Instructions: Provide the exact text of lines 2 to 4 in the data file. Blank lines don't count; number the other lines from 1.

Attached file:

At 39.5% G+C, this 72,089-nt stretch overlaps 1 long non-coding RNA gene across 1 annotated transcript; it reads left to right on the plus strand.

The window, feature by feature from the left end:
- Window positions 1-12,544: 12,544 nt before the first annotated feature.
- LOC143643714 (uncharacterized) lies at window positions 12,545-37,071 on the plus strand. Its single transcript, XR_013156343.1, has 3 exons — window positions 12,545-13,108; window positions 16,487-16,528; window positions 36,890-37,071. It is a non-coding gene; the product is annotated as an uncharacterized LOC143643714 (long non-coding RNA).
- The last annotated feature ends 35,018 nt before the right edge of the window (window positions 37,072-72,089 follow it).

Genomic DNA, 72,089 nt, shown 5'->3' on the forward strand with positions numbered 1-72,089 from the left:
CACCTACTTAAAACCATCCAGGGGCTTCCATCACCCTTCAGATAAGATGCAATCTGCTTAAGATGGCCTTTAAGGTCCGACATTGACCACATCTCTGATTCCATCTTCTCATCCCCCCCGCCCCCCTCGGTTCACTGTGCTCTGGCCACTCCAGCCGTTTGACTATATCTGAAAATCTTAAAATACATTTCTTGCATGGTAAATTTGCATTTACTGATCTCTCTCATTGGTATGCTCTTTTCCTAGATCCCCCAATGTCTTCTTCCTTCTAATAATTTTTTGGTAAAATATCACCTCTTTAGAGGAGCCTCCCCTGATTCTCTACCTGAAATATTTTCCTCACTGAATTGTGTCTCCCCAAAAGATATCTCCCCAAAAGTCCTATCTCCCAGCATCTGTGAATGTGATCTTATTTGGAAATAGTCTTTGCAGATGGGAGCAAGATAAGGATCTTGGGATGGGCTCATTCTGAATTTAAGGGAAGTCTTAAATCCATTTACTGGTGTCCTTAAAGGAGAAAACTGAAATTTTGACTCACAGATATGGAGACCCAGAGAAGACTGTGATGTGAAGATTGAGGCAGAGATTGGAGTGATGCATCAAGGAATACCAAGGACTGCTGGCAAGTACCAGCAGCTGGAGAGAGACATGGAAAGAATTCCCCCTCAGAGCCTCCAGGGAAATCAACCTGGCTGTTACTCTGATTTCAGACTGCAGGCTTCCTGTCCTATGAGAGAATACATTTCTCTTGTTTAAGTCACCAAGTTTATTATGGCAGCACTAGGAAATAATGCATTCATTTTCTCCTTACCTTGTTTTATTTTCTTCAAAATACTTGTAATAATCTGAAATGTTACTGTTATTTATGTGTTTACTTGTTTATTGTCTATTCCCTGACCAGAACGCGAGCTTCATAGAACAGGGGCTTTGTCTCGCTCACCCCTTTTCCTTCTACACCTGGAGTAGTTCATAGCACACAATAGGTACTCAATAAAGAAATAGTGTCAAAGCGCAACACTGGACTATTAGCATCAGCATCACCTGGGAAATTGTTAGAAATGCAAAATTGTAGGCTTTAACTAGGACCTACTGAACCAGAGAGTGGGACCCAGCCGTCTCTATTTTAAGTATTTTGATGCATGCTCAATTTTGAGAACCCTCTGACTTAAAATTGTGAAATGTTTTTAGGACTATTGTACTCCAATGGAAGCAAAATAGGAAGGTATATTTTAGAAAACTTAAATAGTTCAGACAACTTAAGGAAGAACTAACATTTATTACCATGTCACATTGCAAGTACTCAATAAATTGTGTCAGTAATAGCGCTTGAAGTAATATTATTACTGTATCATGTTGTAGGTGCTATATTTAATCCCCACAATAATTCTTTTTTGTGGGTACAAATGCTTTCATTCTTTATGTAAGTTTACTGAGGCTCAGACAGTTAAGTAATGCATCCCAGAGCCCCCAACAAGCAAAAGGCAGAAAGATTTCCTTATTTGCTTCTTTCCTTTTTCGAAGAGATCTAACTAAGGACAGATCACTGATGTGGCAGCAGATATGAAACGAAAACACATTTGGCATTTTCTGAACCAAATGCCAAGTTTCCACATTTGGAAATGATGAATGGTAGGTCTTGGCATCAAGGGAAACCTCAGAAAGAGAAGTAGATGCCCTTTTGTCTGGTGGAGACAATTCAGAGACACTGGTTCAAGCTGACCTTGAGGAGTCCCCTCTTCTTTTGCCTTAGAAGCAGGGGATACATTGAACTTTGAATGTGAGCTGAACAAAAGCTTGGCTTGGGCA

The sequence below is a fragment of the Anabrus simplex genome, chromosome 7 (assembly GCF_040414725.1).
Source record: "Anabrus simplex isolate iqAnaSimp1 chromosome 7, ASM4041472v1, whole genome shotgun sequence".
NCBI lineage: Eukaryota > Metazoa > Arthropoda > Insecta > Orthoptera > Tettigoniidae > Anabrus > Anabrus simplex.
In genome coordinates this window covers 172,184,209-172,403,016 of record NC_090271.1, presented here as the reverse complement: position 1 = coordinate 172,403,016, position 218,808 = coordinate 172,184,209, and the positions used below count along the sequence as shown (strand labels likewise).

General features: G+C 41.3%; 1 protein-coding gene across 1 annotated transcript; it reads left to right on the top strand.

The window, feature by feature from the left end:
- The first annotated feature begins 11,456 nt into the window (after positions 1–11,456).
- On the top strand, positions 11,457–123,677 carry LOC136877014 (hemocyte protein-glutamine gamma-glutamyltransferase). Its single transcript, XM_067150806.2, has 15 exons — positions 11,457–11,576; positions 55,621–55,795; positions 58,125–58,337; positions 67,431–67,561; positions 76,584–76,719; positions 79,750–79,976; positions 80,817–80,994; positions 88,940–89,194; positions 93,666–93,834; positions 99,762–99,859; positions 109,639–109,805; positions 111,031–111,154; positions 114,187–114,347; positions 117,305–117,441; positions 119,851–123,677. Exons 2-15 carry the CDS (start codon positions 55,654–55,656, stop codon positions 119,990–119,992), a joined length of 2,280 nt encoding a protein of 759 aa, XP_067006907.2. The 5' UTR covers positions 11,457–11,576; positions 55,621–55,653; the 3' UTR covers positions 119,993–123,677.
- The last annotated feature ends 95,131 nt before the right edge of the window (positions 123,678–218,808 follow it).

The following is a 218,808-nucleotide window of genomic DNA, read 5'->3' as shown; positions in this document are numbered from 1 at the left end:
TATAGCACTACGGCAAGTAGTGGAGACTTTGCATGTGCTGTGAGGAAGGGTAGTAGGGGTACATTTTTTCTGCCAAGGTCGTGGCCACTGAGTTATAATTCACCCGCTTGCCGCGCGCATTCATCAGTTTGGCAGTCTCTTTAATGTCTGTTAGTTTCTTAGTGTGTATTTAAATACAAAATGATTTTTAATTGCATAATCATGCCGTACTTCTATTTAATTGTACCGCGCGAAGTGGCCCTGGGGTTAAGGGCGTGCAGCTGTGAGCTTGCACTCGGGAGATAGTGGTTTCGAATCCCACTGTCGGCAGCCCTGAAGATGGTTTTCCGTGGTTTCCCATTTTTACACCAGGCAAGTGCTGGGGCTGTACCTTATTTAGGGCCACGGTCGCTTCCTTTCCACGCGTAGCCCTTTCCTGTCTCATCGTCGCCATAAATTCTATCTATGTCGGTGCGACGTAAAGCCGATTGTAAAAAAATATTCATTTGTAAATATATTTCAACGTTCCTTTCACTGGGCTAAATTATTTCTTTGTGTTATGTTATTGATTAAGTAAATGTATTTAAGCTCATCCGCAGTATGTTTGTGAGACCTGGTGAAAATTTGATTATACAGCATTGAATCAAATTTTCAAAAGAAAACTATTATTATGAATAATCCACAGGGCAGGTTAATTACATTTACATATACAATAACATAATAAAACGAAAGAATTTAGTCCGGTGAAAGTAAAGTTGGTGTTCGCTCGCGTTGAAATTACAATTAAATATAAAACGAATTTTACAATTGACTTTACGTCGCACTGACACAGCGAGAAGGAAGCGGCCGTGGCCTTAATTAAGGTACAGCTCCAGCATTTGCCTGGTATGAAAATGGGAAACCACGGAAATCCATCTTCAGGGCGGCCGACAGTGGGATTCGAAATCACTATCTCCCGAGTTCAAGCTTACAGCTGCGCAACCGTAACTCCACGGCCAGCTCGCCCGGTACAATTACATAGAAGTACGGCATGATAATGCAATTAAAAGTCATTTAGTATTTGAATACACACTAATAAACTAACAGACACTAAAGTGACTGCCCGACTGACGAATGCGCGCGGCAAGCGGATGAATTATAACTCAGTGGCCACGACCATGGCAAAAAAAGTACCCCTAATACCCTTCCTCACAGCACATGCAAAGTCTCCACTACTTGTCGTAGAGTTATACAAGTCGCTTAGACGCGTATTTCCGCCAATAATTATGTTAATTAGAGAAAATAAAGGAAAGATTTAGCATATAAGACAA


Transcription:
The window, feature by feature from the left end:
- Window positions 1-12,544: 12,544 nt before the first annotated feature.
- LOC143643714 (uncharacterized) lies at window positions 12,545-37,071 on the plus strand. Its single transcript, XR_013156343.1, has 3 exons — window positions 12,545-13,108; window positions 16,487-16,528; window positions 36,890-37,071. It is a non-coding gene; the product is annotated as an uncharacterized LOC143643714 (long non-coding RNA).